June 25th, Dr Anita Radini presented a fascinating talk on her PhD work involving 46 Anglo-Saxon skeletons that were recovered from the “villa” site and buried sometime between the 7-9th century. Anita’s work focuses on dental calculus: bacteria from saliva is mineralised in the plaque and can remain stable in the ground. Given proven techniques to elimate post-burial contamination, the integrity of the archaeology can be preserved in these ancient teeth. Analysis of the calculus enables a closer study of individuals: for example, sex, diet, local environmental conditons and disease environments.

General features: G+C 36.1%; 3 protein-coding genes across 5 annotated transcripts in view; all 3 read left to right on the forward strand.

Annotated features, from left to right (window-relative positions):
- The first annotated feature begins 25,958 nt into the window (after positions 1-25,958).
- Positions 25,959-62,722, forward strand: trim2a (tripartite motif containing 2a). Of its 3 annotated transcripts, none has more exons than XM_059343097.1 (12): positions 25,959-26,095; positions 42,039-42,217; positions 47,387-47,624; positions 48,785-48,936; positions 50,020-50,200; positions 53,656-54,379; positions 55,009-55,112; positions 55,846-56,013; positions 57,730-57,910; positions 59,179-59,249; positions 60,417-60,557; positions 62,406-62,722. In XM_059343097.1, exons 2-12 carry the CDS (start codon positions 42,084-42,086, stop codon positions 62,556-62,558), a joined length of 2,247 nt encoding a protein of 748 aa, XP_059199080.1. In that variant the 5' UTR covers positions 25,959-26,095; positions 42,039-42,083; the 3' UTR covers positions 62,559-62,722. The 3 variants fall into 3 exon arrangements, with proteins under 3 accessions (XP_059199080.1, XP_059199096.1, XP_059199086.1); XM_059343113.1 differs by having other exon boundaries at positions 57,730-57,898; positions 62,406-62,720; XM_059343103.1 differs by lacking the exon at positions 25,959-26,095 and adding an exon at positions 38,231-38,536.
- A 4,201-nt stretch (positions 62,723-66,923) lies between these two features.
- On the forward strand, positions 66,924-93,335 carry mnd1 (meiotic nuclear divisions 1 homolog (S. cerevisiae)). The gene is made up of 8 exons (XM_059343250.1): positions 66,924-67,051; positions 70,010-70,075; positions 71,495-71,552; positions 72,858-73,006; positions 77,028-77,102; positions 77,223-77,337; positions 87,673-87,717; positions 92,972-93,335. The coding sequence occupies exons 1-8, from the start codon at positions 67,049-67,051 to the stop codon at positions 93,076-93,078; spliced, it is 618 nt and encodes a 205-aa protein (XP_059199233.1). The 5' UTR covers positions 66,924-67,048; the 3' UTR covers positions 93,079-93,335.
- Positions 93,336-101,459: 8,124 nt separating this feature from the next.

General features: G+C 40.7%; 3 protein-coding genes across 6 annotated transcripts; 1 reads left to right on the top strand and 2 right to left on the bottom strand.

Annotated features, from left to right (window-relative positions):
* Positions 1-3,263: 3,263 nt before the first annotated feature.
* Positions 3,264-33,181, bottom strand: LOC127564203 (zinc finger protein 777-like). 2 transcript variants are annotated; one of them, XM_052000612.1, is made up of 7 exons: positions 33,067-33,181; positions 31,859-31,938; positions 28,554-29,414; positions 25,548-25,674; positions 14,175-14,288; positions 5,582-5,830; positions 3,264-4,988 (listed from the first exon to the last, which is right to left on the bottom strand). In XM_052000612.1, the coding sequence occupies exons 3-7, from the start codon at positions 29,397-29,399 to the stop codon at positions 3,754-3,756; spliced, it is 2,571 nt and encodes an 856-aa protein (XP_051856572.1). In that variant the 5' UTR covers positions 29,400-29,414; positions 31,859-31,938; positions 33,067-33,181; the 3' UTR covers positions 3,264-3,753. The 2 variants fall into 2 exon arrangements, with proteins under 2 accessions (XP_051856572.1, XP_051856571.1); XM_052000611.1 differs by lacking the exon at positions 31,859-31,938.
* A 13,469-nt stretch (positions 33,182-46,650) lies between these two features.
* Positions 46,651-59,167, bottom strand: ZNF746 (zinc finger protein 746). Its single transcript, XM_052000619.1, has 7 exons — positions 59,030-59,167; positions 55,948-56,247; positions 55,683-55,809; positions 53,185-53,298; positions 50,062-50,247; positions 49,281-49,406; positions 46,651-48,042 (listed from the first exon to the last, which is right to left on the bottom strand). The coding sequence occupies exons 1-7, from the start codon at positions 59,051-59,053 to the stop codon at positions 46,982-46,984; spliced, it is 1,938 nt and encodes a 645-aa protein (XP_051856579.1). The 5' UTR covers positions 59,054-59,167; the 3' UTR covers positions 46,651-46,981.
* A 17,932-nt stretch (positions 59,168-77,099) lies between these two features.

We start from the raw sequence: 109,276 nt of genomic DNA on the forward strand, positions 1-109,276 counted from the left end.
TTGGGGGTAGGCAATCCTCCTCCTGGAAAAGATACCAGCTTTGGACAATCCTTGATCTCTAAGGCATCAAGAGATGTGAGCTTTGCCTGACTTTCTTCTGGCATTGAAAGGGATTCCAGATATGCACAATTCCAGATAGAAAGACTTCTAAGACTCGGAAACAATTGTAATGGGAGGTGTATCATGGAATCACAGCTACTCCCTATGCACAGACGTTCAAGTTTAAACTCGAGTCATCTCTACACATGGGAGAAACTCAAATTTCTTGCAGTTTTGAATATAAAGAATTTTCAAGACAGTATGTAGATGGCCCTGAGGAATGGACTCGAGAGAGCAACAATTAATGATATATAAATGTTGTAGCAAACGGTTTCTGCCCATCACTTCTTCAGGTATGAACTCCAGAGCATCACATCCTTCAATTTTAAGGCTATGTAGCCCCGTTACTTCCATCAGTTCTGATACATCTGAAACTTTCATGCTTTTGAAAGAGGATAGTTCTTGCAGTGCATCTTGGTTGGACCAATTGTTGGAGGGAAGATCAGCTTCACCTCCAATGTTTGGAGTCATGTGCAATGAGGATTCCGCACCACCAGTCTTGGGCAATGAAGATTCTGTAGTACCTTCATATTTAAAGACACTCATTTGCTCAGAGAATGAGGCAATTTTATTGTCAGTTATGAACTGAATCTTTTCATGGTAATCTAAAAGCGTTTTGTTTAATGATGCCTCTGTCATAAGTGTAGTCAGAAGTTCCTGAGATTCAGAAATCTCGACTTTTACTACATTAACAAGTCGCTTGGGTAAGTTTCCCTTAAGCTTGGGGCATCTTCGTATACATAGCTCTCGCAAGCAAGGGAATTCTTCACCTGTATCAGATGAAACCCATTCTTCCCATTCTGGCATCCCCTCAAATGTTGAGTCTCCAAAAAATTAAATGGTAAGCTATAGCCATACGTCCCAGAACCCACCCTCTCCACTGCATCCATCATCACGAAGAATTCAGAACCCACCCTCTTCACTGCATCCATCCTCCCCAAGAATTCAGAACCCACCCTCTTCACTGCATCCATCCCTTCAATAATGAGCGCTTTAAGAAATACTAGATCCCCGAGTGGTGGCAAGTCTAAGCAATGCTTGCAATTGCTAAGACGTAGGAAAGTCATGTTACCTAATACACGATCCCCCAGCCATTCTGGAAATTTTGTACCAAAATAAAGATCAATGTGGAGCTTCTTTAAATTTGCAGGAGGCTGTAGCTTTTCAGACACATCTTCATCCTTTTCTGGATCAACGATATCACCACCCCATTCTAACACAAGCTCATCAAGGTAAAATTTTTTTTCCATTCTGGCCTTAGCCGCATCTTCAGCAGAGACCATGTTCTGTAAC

Phytoliths of leeks, starch granules from legumes, oat, barley and wheat grains and dust from breads making are among the evidence detected. The women particularly showed evidence of charred grain – is this to do with cooking? The women also had a concentration of wool in their teeth. Smoke and soot was also found amongst the population. Moth scale and owl feather barbules were detected mainly in the male population? Is this to do with working on roofing? An open question.
The population also showed some sign of stress in their daily lives, with skeletons showing the presence of heavy labour and teeth containing many carries. What is interesting about this population is that when compared to burials in some Leic estershire Anglo-Saxon burials, the Southwell group appear to be more culturaly distinct from later medieval ones.
We eagerly anticipate further research into this population.